Imposter syndrome
Sissi Chen / GAZETTE

Panic ensues after leaving your study group for the night; your heart sinks and insecurity takes over, convincing you that you don't belong. Your irrational thoughts tell you that they came up with more intelligent answers than you. Worst of all, you feel like you are deceiving your peers into thinking you're intelligent. This self-doubt has a name: impostor syndrome.

According to Western University psychology professor Daniel Ansari, impostor syndrome is an experience in which you feel like you're viewed as something you're not.

"You feel as if you don't have the necessary qualifications or merits to be in a situation," elaborates Ansari.

Because of the rigorous demands of university, many students feel this way at one point or another in their academic career. First-years, especially, may endure the discomfort of impostor syndrome because of the transition to a new environment.

Fourth-year media, information and technoculture student Gabriella Learn thinks that impostor syndrome is an inherent part of university life due to the competitive environment.

"If you're in the same program as your friends, you'll probably be going after similar job prospects and you'll probably compare yourself to them," Learn says. "Everyone around me seems so brilliant and sometimes I feel as if I can't keep up."

Learn adds that one of her friends feels this way, despite making the Dean's List — a list of full-time students who earned an 80 per cent average or more with no failed courses.

Ansari confirms this sentiment, "A lot of people in high stress professions experience impostor syndrome because there's lots of expectations or peer comparison."

Although reoccurring feelings of impostor syndrome are common, they can strain a student's self-confidence, well-being and motivation to do work.

Brent Scott, a counsellor at the Student Development Centre, says that an individual may feel as if they can't do their assigned work or feel unworthy of their romantic partner due to impostor syndrome.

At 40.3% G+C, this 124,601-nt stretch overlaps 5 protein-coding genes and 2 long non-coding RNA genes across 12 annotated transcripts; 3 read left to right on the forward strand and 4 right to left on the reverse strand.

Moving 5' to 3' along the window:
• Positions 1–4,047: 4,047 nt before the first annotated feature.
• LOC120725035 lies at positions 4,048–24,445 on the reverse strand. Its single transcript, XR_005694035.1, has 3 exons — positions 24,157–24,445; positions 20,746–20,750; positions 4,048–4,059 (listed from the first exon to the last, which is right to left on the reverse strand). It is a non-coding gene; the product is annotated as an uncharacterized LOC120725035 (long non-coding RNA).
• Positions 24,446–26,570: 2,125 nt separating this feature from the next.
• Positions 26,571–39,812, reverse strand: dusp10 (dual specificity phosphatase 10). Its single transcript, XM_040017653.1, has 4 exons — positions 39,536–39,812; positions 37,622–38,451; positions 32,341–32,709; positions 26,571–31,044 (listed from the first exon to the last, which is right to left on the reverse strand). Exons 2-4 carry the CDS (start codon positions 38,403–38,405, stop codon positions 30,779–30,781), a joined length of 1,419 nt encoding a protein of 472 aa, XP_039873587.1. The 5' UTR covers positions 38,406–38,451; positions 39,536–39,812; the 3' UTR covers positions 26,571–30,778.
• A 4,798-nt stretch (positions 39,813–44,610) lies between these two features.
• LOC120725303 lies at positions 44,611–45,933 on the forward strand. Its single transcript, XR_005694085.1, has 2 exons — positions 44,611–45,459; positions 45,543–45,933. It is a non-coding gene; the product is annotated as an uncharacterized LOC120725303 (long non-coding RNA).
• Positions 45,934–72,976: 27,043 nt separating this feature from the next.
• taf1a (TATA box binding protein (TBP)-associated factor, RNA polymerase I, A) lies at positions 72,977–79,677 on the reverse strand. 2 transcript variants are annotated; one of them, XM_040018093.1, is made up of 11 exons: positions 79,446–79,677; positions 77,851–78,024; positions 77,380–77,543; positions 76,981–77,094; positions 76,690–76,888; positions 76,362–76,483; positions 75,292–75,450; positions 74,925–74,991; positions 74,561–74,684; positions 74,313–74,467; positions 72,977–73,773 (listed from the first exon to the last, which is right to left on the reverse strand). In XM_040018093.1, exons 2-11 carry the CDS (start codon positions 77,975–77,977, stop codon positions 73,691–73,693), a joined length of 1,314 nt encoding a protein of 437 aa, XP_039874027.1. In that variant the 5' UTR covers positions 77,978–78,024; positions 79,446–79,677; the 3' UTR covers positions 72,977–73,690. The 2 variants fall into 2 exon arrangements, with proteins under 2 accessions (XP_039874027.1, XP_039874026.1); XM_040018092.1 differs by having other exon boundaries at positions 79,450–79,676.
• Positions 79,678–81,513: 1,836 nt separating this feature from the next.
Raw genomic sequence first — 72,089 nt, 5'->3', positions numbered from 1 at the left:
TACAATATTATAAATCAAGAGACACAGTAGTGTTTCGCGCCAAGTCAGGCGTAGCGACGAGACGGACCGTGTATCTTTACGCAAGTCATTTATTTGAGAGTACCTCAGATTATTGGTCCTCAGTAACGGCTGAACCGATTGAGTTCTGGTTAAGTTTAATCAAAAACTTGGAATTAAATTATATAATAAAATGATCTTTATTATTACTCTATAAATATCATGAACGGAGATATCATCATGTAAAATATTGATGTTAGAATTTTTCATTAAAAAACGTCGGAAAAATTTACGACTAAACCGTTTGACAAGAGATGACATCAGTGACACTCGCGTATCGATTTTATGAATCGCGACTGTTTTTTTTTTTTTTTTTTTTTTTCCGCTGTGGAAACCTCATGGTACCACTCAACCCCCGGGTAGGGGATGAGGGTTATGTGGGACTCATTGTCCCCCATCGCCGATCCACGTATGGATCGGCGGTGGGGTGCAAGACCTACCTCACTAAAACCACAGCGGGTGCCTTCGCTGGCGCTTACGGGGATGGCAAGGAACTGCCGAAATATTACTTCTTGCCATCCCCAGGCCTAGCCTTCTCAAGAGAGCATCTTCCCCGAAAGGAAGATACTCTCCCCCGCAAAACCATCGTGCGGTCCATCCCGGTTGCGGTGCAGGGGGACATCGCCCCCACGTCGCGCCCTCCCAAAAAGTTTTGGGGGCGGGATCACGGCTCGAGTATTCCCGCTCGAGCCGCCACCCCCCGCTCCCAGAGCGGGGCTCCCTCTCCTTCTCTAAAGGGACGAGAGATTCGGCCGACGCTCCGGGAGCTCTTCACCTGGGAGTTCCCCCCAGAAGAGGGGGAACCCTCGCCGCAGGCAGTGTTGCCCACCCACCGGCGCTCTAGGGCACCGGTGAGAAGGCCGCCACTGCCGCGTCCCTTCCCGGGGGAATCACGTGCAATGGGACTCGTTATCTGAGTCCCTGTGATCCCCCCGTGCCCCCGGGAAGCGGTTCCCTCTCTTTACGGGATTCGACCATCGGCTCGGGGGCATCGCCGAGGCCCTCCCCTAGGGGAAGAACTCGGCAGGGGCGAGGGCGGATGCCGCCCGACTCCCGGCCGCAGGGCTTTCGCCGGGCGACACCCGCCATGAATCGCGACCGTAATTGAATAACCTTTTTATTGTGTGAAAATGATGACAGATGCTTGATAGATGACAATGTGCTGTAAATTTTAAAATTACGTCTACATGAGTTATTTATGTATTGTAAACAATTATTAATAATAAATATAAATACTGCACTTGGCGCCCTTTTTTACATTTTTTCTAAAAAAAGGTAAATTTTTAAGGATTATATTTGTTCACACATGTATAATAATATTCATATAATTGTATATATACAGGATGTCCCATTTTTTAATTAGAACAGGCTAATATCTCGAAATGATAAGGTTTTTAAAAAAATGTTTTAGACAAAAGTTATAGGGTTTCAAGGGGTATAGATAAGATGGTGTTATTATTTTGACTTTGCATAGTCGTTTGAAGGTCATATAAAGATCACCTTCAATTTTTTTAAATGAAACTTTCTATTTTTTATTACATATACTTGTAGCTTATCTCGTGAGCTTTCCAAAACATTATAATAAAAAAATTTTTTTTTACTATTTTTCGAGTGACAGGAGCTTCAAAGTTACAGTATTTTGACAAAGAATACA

To overcome these feelings of inadequacy, Scott advises individuals to talk to trusted family members or friends and remind themselves of their accomplishments.

"If you're at university, you were a good student in high school because bad students don't get to university," says Scott. Scott explains that students feel like they may not succeed in a new environment, but they have to remind themselves that they've already built strong study habits and will continue to do so in university.

Undergraduate students aren't alone in experiencing this feeling of inferiority. Ansari adds that even professors suffer from it occasionally.

"Even people who may seem well-adjusted to a situation may be suffering from impostor syndrome," says Ansari. 

As the new school year rolls around, students may feel overwhelmed and unprepared to meet the year's challenges. Feeling fraudulent amongst peers is normal, but it's imperative to realize that not everyone meets the demands of university immediately.

Individuals should give themselves time to acknowledge their feelings and adjust to the new year. With time, students will learn to navigate and even thrive in stressful environments. 

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Vivian Cheng is a third year medical sciences student and Culture Editor for Volume 111. When she's not writing or editing, you can find her curating another playlist or thinking about puppies. You can contact her at vivian.cheng@westerngazette.ca.

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